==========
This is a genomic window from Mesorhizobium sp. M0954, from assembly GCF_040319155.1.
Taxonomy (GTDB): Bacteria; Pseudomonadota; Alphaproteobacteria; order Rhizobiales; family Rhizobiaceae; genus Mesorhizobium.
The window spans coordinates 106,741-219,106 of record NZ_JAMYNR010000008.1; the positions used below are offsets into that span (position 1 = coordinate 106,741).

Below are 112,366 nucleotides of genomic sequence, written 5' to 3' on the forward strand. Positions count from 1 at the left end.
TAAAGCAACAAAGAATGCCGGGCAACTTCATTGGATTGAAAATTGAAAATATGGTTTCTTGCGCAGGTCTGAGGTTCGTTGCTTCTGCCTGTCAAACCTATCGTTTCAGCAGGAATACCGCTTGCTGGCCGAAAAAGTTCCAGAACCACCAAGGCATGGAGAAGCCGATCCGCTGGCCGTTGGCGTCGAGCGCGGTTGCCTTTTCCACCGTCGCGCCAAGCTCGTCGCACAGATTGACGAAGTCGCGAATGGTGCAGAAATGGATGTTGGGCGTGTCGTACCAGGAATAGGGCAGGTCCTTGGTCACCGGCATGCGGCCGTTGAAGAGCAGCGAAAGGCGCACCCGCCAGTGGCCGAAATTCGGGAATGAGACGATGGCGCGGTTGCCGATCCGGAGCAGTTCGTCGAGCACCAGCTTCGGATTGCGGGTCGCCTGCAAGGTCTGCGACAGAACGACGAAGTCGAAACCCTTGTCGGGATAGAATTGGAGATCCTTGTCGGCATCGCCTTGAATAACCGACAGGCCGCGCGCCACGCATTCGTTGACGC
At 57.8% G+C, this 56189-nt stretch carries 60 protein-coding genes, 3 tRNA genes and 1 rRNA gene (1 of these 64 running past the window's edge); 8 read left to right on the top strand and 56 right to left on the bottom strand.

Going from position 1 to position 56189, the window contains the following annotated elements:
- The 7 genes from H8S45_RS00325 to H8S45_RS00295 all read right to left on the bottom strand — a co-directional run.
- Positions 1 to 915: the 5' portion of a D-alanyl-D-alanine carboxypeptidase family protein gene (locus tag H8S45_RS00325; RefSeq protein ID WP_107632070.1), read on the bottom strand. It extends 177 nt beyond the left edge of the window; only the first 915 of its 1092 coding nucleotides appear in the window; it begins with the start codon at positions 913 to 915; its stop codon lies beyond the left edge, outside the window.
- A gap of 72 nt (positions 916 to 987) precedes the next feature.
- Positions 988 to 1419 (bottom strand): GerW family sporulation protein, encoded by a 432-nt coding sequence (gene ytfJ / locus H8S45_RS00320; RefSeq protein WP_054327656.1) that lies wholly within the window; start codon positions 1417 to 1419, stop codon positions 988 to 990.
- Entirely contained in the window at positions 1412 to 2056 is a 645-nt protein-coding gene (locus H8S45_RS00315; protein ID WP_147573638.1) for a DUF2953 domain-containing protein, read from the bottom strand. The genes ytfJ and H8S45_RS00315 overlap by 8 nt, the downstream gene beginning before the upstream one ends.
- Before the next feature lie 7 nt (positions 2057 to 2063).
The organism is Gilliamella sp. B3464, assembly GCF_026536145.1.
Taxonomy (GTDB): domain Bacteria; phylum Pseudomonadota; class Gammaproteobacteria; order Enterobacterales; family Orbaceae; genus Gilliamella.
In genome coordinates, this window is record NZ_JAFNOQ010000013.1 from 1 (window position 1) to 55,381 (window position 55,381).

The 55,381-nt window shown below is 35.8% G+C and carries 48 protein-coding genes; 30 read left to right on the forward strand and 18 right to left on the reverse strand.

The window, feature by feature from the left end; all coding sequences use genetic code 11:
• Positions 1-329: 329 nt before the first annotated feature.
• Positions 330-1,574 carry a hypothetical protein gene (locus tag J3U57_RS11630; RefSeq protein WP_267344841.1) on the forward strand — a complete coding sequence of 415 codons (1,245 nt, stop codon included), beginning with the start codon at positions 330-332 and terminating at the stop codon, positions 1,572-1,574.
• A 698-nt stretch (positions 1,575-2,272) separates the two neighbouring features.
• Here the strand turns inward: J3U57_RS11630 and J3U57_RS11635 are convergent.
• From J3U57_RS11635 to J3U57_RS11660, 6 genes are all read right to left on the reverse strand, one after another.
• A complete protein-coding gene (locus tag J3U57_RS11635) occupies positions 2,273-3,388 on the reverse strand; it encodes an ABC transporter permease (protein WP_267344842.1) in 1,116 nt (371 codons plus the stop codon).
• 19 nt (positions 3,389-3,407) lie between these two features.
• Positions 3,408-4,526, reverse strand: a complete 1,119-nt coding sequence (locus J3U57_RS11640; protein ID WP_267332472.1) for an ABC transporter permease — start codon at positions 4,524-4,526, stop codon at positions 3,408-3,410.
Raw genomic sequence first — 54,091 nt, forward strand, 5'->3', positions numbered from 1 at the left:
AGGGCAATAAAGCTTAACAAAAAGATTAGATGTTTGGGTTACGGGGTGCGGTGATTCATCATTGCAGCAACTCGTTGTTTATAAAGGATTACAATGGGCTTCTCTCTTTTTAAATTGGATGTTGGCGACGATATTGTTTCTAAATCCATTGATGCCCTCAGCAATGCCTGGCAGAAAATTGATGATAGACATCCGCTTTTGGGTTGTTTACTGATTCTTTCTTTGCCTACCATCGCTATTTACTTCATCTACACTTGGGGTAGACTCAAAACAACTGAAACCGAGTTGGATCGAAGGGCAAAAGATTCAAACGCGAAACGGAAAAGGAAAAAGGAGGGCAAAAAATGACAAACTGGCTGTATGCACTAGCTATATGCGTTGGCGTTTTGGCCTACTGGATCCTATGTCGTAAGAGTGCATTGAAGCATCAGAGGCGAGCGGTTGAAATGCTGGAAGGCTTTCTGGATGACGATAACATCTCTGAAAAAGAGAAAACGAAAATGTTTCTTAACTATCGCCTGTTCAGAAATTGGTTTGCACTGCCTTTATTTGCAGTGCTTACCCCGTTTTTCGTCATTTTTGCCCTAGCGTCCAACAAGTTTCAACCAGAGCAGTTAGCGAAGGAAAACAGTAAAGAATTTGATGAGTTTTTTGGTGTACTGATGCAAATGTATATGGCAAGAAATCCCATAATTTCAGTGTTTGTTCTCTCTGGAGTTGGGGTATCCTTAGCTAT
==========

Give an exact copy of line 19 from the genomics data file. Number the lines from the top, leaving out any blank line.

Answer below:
• Positions 1-329: 329 nt before the first annotated feature.